GENERAL   INFORMATION   ON

INTERNATIONAL COSMIC RAY CONFERENCE  :   HISTORY

The cosmic ray community has a proud history of conducting the biennial conference almost un-interrupted since the 1st conference held in Cracow (Poland) in 1947. (www.iupap.org/commissions/c4/)

Since then the conference has moved over the different continents in a well-organized manner  giving proper representation to the cosmic ray communities working in various countries:

 1st - Cracow (Poland, 1947)
 2nd - Como (Italy, 1949)
 3rd - Bagneres-de-Bigorre (France, 1953)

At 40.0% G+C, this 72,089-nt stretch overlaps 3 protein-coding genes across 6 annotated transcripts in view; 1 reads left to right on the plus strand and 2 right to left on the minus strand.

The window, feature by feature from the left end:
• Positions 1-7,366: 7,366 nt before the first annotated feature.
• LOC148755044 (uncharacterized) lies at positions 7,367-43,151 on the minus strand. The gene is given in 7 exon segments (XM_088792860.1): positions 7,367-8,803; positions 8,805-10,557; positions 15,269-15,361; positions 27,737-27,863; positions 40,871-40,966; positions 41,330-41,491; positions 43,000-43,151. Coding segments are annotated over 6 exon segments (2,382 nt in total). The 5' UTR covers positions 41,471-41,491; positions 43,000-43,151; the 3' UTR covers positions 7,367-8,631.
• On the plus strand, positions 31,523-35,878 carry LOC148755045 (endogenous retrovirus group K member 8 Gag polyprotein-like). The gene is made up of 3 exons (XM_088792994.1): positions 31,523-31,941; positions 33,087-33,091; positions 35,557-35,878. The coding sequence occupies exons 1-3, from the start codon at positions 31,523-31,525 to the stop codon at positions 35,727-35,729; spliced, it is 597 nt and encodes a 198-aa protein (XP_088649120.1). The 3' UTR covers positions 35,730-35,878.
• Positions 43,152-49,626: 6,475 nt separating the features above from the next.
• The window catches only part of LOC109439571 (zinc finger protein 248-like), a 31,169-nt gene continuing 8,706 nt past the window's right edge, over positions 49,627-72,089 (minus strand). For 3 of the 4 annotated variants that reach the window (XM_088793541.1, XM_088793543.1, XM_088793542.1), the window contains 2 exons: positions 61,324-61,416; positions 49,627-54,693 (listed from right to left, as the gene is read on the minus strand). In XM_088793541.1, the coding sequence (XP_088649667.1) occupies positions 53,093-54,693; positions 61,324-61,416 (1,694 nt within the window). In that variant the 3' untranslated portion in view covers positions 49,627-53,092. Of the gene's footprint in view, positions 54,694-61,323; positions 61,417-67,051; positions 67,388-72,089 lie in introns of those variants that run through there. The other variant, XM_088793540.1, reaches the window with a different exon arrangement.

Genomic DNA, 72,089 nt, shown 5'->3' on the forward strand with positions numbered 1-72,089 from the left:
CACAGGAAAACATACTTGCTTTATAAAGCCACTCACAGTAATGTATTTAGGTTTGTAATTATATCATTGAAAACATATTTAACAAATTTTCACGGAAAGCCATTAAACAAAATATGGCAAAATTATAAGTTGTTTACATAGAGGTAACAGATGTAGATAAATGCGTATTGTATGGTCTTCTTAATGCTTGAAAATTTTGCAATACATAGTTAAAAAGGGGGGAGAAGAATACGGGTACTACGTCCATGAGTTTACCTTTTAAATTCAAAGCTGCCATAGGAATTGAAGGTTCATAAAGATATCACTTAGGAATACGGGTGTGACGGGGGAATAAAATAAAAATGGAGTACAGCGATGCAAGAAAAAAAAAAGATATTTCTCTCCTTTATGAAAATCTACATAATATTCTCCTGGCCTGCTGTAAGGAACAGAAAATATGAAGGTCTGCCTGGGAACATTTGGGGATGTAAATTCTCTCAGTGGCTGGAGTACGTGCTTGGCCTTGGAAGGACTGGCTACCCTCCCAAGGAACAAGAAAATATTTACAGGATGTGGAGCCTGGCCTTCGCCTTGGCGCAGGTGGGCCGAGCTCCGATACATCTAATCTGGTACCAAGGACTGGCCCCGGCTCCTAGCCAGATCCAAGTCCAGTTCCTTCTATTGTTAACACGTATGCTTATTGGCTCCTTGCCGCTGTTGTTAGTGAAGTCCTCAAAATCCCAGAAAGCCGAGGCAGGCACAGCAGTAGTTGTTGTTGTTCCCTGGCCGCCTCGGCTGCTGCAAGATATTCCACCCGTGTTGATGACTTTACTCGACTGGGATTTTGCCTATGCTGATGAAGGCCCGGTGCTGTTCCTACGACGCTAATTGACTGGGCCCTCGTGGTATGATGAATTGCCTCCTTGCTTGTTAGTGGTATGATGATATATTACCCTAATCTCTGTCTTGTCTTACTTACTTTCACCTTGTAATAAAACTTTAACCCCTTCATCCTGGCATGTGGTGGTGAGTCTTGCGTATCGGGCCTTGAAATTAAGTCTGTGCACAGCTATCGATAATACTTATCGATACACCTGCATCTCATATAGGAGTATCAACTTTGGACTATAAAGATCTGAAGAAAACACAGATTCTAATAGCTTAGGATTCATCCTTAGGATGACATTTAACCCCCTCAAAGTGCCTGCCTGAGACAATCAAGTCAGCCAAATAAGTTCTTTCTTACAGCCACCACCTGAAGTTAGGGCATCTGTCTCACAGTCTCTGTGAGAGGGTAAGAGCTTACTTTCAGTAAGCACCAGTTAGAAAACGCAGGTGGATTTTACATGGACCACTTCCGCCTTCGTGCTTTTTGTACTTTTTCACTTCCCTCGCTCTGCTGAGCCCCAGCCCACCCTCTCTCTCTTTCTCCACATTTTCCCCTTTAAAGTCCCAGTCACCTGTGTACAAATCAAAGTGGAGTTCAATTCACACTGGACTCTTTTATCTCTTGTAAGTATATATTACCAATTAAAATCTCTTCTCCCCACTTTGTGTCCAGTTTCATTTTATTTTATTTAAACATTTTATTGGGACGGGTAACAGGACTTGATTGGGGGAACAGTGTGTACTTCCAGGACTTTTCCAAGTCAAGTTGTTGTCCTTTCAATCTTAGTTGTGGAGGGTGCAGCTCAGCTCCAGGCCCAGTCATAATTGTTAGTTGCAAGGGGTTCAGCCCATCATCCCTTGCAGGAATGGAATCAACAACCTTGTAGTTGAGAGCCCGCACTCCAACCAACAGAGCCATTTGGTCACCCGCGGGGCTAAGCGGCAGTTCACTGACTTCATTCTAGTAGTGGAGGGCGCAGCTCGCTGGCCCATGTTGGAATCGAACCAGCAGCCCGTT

4th - Guanjuato (Mexico, 1955)
 5th - Varenna (Italy, 1957)
 6th - Moscow (USSR,1959)
 7th - Kyoto (Japan, 1961)
 8th - Jaipur (India, 1963)
 9th - London (UK, 1965)
10th - Calgary (Canada, 1967)
11th - Budapest (Hungary, 1969)
12th - Hobart (Australia, 1971)
13th - Denver (USA, 1973)
14th - Muenchen (Germany, 1975)
15th - Plovdiv (Bulgaria, 1977)
16th - Kyoto (Japan, 1979)
17th - Paris (France, 1981)
18th - Bangalore (India, 1983)
19th - La Jolla (USA, 1985)
20th - Moscow (USSR, 1987)
21st - Adelaide (Australia, 1990)
22nd - Dublin (Ireland, 1991)
23rd - Calgary (Canada, 1993)
24th - Rome (Italy, 1995)
25th - Durban (South Africa, 1997)
26th - Salt Lake City (USA, 1999)
27th - Hamburg (Germany, 2001)
28th - Tsukuba (Japan, 2003)